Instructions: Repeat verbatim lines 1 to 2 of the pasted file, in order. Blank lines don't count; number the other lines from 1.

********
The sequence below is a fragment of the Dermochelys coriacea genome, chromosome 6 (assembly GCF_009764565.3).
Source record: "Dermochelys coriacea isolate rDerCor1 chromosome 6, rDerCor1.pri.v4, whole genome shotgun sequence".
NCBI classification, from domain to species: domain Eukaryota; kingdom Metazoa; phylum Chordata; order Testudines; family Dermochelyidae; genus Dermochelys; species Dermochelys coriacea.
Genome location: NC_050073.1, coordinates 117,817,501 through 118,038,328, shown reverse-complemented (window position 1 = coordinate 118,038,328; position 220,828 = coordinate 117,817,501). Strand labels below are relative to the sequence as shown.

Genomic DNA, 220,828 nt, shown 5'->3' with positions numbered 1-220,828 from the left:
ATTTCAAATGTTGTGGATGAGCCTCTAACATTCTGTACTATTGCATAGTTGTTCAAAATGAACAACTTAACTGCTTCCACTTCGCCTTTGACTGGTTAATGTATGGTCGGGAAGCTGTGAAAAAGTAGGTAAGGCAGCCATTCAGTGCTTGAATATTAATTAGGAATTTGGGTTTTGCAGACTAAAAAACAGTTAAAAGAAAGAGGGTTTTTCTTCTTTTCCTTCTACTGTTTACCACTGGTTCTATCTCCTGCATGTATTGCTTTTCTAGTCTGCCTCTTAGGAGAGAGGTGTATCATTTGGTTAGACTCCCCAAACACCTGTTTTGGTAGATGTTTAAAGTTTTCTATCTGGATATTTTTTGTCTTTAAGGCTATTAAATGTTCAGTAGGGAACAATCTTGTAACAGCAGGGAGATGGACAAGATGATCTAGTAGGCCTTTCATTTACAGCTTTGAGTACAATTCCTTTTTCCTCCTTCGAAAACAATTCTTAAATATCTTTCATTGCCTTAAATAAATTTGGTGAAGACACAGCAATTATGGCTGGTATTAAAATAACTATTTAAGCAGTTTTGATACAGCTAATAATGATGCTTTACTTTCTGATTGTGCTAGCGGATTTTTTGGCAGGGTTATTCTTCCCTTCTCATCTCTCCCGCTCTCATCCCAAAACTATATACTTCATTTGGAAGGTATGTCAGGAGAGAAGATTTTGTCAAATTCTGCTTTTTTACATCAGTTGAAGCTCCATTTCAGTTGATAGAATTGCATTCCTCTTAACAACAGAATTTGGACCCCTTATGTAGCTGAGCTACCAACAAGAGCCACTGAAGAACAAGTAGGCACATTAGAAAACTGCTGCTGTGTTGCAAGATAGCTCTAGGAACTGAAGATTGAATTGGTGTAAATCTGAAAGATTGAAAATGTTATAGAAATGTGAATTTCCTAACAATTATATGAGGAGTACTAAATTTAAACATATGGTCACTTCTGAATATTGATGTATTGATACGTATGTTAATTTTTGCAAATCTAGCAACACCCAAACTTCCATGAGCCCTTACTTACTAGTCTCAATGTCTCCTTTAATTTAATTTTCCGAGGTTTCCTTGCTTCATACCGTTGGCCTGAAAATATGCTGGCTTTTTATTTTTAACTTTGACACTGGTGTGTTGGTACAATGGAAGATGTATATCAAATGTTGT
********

The sequence below is a fragment of the Dermochelys coriacea genome, chromosome 6 (assembly GCF_009764565.3).
Source record: "Dermochelys coriacea isolate rDerCor1 chromosome 6, rDerCor1.pri.v4, whole genome shotgun sequence".